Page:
Joy in the Simplest of Things.

Last week, my boyfriend, Drew, and I were looking at apartments in our new college town. Drew was in need of a new phone as he dropped his phone on the stone floor about a week before. You could say this is where the chain reaction started; you could also argue it started with Drew’s first iPhone purchase in 2010 or even the creation of smartphones in general or way before that. 

As Drew was deciding between Space Gray and Rose Gold for his new iPhone 7; I was being persuaded into purchasing an Apple TV, something that I had never had the desire to own. There was a promotion going on at AT&T where I could purchase three months of Direct TV Go and receive a free Apple TV. After doing the math, I realized that something I never wanted, transformed into something I needed… the deal was just too good to resist.

I asked Drew, “do you think we will use this in the new apartment?” Then continued to ask the salesman“well, do you have one and do you love it”?

I am familiar with the idea of minimalism. I heard and recognized that voice in the back of my mind asking if I really needed this new form of technology when I rarely watch TV in the first place. I am proud of myself for even questioning the purchase, but I succumbed to the deal and I walked out of the AT&T store with a brand new Apple TV in it’s plastic-lined black box, feeling excited about my new gadget. Now, two weeks later, that Apple TV, in it’s plastic-lined black box is sitting in the corner of my room, unused and untouched.

This afternoon, I watched a documentary on Netflix called Minimalism: A Documentary About the Important Things. The first thing I thought of after I completed the film was my unused Apple TV collecting dust and being used a jungle-gym for my cats. Well… at least someone is getting joy from my purchase.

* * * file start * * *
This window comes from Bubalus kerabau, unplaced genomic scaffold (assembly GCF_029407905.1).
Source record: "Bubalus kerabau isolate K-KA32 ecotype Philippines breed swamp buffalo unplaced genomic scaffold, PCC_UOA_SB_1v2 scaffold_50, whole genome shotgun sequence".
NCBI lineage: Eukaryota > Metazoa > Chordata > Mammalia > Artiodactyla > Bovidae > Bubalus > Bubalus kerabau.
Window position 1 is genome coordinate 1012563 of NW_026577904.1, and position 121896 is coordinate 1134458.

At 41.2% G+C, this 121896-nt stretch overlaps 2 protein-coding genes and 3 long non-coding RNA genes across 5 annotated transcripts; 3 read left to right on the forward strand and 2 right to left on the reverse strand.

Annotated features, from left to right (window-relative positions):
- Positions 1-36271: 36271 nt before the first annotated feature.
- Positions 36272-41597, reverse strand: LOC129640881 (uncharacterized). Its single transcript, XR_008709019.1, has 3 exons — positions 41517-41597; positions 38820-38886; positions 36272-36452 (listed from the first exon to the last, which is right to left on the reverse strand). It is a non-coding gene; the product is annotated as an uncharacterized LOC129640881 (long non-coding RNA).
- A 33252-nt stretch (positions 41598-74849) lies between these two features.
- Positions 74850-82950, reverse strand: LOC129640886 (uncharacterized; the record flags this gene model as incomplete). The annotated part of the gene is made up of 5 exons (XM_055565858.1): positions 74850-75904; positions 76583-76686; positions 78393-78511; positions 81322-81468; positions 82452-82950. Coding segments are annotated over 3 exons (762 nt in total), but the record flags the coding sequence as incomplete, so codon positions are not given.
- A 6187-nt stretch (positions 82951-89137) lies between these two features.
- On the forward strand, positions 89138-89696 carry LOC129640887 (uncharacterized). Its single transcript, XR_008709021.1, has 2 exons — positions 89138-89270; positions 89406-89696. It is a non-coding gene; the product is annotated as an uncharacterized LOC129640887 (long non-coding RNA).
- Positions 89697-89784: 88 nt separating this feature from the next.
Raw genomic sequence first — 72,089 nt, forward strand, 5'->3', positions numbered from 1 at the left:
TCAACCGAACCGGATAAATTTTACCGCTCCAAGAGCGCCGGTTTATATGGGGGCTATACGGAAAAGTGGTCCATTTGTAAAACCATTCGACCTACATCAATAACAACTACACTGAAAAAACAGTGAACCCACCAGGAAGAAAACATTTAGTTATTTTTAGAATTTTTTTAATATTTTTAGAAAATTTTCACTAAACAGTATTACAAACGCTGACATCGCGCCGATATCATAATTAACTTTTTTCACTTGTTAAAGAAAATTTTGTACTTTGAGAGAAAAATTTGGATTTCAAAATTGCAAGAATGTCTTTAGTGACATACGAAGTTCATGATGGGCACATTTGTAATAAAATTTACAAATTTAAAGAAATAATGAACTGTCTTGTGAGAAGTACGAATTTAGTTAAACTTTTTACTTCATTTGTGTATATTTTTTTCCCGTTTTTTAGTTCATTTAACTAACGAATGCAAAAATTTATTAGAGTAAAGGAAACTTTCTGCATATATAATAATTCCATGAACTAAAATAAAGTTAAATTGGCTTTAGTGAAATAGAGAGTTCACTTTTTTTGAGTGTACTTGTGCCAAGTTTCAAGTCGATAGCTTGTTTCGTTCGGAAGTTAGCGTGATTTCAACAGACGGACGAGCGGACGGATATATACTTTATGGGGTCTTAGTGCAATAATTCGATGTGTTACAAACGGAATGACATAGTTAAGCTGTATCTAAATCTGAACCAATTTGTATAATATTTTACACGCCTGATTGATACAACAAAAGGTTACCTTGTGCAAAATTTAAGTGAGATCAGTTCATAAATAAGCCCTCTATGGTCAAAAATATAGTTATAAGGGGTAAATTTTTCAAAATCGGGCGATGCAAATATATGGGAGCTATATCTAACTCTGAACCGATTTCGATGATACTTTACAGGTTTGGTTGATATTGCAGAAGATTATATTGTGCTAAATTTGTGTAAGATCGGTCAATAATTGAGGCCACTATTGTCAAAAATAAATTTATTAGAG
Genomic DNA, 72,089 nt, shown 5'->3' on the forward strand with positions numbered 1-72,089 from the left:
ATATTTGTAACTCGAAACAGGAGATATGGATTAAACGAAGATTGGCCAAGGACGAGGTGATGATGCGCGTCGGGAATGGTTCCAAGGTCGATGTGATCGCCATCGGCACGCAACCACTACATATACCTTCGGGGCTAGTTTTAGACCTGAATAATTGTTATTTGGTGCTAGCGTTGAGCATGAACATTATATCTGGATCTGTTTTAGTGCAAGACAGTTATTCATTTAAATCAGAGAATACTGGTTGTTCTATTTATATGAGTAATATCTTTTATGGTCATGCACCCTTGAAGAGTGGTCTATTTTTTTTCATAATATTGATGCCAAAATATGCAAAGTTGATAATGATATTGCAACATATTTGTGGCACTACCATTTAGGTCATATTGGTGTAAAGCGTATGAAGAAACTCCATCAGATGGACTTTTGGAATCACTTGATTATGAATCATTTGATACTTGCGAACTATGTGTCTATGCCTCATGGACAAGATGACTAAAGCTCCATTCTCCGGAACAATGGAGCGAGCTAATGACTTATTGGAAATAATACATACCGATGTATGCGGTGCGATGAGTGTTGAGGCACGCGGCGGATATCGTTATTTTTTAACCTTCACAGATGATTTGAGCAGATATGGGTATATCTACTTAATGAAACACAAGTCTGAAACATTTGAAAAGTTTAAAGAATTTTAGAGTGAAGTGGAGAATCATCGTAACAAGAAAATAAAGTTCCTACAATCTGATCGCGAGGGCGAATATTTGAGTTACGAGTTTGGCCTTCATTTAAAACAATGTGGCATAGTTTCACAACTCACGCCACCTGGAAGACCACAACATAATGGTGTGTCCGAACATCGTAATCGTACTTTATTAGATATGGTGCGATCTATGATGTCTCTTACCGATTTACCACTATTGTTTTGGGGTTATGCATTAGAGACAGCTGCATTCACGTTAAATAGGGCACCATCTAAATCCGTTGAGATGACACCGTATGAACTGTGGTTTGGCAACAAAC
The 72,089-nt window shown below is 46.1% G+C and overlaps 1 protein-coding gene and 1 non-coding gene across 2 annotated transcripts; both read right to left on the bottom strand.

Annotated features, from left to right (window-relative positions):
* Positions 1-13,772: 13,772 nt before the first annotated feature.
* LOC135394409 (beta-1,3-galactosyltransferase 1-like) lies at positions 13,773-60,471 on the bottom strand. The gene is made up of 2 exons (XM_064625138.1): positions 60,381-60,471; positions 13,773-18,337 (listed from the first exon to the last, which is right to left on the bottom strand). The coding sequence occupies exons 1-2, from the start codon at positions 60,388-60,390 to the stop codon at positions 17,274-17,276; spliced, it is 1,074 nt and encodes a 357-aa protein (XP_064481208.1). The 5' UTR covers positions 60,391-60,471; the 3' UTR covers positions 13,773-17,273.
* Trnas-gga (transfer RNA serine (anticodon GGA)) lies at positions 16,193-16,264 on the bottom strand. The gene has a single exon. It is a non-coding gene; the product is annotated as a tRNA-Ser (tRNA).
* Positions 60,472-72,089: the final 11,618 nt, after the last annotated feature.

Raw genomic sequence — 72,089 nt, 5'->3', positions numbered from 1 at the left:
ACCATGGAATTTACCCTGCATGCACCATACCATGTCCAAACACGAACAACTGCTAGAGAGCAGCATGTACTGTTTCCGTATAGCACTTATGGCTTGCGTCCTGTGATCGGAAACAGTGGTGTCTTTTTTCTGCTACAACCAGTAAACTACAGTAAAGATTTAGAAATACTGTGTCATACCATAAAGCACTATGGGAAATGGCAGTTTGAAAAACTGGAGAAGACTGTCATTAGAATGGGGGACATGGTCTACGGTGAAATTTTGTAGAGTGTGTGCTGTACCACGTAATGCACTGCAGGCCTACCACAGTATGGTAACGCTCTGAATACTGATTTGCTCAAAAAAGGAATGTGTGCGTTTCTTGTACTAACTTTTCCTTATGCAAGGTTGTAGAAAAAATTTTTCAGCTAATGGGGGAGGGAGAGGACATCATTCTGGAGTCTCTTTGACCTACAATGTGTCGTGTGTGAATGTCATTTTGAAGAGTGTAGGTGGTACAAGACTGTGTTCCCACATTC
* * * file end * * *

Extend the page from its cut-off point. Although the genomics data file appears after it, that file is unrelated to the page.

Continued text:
For the past decade, I would say that my family has lived a fairly minimalistic lifestyle. We have everything we need, and more, but we are past the 1990’s phase of buy, buy and buy some more. I was personally able to experience minimalism as an independent adult when I studied abroad my sophomore year of college. I was given the task of fitting my life, or at least the important physical parts of my life, inside a 26” by 18” suitcase and a 19” by 13” carry-on.

This was really a struggle and the reason why it was so hard was because of all my choices. How was I to decided which pair of my thirteen pairs of jeans would be fashionable in Florence, Italy? Did I need to bring my tall leather boots or just my short leather boots? Would I be purchasing things there and should I leave room for them? But how could I leave room for future buys when there was so much at home that I wanted to bring?

Over the course of the week, I ended up choosing the scarves and dresses that I didn’t want to live without and parted with the hundreds of items that I simply couldn’t fit and wish I could.

Fast forward four months and I returned home to a closet filled with clothes I had forgotten about, shoes that I didn’t even like and beauty products that were wasting away in my bathroom drawer.

You could say this was a turning point in my adult-life. I gave-away a lot of my belongings and found myself on and off of airplanes for the next year; traveling with everything I needed and loving my life more than I had ever before.

You can see from my Apple TV story that I am no where near this perfect minimalist that has only purchased what they truly need to survive. No, I am not living on one dollar a day and yes I still enjoy shopping for things I need and even some things that I don’t need at all but bring me joy. The point is simplification and I guarantee that less choice and quality over quantity will nurture your spirit more than a new purse could.

So, in conclusion, next time you’re wondering if you should purchase something, ask yourself, would you include it in your suitcase?

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